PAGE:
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“Bite-Size Bits of Local, National, and Global History”
San Francisco in San Francisco City and County, California — The American West (Pacific Coastal)
 

Sutro’s Steam Train

All aboard for Lands End

 
 
Sutro’s Steam Train Marker image. Click for full size.
By Richard E. Miller, October 9, 2011
1. Sutro’s Steam Train Marker
Inscription.
In the early 1880s, three miles of sand dunes separated the developed areas of San Francisco from Lands End, where Adolph Sutro was developing popular seaside attractions – Cliff House, the gardens of Sutro Heights, the seven swimming pools at Sutro Baths. A private rail line ran out to Ocean Beach, but Sutro felt its ten-cent fare was outrageous.

To provide affordable public transit, Sutro funded the Ferries & Cliff House Railway. Beach-goers could transfer from cable cars downtown and ride the steam train to Lands End for a mere five-cents. The train’s route wound along this cliff, affording unobstructed ocean views, earning a reputation as one of the most scenic short-line railroads ever built.

Illustration captions:

The Ferries & Cliff House Railway ran three and one quarter miles from the corner of California Street and Presidio Avenue to the depot across from Sutro Heights. Coming around the slope just ahead, the train traveled the same course the California Coastal Trail follows today, past the spot where you stand. Ferries & Cliff House Railway train, c. 1900

[Map of Lands End] The Ferries & Cliff House Railway route, 1897 Vivian Young Periodic landslides plagued the rail line. Retaining walls along parts of the track
Sutro’s Steam Train Marker - wide view looking south image. Click for full size.
August 25, 2012
2. Sutro’s Steam Train Marker - wide view looking south
The marker is visible here just to the left of the trail, mounted waist-high on a pole.
and ongoing repairs kept the train (and then the electric trolley that replaced it in 1905) running for years. However, a landslide destroyed the line once and for all in 1925.

[Three photos] 1890: California Historical Society;
1901: Bancroft Library;
February 1925 Ute Collection; 1921:
The end of the line was a wooden terminal located at the corner of 48th and Point Lobos Avenues – directly across from the entrance to Sutro Heights.
 
Erected by Golden Gate National Recreation Area, National Park Service.
 
Location. 37° 47′ N, 122° 30.689′ W. Marker is in San Francisco, California, in San Francisco City and County. Marker is on Lands End Trail west of El Camino del Mar & north of Seal Rock Drive when traveling south. Touch for map. Marker is in this post office area: San Francisco CA 94121, United States of America.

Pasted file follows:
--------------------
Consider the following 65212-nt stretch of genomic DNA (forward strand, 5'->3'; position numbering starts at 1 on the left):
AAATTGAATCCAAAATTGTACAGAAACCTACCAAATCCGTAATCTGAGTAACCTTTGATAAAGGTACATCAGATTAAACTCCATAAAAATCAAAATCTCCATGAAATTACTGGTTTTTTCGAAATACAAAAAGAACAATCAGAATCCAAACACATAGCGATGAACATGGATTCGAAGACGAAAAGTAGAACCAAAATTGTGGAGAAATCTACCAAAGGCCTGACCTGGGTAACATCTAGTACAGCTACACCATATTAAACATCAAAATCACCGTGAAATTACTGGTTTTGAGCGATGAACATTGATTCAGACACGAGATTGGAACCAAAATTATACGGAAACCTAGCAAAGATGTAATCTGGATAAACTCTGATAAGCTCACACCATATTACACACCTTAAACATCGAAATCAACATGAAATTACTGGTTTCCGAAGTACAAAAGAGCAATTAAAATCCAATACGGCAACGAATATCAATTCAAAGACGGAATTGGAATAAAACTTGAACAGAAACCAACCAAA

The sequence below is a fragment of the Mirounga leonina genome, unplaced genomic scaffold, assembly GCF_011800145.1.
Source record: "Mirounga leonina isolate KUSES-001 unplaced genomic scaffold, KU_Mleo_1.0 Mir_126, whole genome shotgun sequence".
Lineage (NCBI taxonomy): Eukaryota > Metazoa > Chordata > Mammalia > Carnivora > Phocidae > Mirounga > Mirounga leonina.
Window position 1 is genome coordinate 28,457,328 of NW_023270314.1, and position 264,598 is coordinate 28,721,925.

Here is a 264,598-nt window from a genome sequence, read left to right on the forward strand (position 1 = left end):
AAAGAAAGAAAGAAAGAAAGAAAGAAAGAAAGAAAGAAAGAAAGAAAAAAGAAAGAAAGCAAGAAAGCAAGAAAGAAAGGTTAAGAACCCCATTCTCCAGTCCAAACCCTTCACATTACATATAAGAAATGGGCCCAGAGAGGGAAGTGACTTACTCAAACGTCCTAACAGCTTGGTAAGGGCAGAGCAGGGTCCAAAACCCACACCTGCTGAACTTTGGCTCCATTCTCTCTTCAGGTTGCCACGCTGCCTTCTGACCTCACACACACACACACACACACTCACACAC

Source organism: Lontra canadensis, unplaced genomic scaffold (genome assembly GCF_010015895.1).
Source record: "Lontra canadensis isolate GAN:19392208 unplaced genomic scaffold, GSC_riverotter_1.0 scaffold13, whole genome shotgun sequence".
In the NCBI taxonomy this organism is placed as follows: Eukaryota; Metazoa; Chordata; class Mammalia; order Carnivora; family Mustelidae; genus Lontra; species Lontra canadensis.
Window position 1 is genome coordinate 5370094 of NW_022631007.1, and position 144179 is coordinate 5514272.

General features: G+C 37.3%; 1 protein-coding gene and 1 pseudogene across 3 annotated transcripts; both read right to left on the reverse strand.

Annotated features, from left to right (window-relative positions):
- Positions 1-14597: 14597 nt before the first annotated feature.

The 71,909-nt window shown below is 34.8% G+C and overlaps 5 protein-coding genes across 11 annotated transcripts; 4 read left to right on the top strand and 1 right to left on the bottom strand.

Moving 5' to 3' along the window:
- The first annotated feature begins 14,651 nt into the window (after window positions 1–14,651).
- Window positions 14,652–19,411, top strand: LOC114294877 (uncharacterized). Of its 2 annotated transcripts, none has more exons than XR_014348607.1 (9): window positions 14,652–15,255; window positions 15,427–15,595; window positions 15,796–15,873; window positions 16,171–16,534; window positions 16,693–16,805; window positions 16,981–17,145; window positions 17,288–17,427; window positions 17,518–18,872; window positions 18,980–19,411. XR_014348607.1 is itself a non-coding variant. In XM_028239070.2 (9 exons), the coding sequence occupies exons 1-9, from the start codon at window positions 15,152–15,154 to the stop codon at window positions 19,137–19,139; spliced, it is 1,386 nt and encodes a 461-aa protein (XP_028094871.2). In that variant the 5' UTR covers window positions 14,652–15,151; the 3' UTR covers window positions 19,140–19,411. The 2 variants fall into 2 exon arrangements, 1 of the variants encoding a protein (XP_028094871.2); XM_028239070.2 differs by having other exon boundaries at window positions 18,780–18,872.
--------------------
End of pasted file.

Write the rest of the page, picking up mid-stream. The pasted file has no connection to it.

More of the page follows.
Other nearby markers. At least 8 other markers are within walking distance of this marker. Navigating the Golden Gate - Bonfires, buoys, and foghorns (within shouting distance of this marker); FDR's Salute (within shouting distance of this marker); Heavy Cruiser USS San Francisco (CA38) (within shouting distance of this marker); This Memorial to Rear Admiral Daniel J. Callaghan
Sutro’s Steam Train Marker - wide view looking north image. Click for full size.
August 25, 2012
3. Sutro’s Steam Train Marker - wide view looking north
Coming around the slope just ahead, the train traveled the same course the California Coastal Trail follows today, past the spot where you stand. [See next picture.]
(within shouting distance of this marker); The Naval Battle of Guadalcanal (within shouting distance of this marker); Electric Streetcar Line (about 700 feet away, measured in a direct line); Peoples of the Coast - Why did they live here? (approx. 0.2 miles away); In Memory of Adolph Sutro (approx. ¼ mile away). Touch for a list and map of all markers in San Francisco.
 
Categories. Industry & CommerceRailroads & Streetcars
 
Sutro’s Steam Train Marker - close-up of inset 1900 photo image. Click for full size.
circa 1900
4. Sutro’s Steam Train Marker - close-up of inset 1900 photo
 
 
Credits. This page was last revised on June 16, 2016. This page originally submitted on October 25, 2011, by Richard E. Miller of Oxon Hill, Maryland. This page has been viewed 675 times since then and 45 times this year. Photos:   1. submitted on November 2, 2011, by Richard E. Miller of Oxon Hill, Maryland.   2, 3, 4. submitted on October 11, 2012. • Syd Whittle was the editor who published this page.
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